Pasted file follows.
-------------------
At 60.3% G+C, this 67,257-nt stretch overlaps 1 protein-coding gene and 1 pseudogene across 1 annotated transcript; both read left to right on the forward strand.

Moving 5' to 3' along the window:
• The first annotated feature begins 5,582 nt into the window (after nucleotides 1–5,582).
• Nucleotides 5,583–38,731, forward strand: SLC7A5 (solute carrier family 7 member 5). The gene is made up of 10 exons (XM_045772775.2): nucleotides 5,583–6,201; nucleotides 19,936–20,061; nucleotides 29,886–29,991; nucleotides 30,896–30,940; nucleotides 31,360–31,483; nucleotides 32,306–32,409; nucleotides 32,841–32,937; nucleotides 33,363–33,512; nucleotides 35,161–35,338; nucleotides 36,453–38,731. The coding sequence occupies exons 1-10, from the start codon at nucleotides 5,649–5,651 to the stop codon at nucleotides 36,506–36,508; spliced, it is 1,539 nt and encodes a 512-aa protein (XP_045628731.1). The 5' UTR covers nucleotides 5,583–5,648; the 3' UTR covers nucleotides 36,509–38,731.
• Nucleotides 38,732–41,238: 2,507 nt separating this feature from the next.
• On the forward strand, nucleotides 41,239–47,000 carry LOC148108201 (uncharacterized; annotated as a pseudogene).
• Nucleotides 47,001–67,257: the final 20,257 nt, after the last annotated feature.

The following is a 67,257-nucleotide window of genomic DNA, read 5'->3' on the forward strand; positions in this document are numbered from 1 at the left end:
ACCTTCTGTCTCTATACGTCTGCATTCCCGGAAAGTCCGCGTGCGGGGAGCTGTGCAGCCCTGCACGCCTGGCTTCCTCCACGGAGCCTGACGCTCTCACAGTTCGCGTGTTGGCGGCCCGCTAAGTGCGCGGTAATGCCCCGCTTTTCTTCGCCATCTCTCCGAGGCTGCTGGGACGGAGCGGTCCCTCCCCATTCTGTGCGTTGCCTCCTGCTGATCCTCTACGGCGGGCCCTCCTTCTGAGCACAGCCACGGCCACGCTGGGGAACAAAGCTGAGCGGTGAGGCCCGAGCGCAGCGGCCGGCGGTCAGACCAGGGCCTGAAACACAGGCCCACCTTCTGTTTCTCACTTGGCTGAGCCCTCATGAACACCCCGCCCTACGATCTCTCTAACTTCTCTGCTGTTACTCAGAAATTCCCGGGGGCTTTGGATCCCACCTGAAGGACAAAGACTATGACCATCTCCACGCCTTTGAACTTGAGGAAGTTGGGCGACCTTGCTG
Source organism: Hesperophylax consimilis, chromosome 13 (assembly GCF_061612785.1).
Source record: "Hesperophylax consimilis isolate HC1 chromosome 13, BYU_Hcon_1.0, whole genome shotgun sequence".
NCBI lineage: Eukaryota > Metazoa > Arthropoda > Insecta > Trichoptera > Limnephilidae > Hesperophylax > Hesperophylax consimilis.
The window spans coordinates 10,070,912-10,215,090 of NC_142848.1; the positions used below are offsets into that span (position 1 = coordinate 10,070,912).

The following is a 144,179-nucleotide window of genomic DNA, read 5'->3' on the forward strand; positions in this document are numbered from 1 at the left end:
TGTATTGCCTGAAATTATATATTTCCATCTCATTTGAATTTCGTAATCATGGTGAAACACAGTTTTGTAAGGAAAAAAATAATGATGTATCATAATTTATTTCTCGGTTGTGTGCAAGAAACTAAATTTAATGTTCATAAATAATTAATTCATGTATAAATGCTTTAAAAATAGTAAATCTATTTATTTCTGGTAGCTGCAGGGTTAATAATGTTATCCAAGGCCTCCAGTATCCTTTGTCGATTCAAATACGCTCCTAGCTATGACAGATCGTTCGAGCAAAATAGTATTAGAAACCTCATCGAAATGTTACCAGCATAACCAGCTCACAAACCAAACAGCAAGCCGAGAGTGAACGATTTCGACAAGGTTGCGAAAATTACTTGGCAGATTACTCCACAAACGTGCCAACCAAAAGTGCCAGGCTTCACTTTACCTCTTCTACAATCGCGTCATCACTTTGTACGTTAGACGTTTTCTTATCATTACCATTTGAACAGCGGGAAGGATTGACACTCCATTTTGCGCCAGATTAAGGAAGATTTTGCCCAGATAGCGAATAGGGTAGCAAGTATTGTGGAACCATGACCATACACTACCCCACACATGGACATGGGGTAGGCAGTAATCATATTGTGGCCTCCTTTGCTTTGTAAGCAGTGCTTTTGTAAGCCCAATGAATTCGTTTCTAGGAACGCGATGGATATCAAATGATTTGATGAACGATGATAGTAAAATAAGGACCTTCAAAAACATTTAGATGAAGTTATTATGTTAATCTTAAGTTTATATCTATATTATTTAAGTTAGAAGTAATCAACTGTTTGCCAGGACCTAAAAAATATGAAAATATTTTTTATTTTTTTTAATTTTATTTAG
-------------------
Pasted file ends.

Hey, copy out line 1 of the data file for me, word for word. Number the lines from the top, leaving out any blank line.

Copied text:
At 60.3% G+C, this 67,257-nt stretch overlaps 1 protein-coding gene and 1 pseudogene across 1 annotated transcript; both read left to right on the forward strand.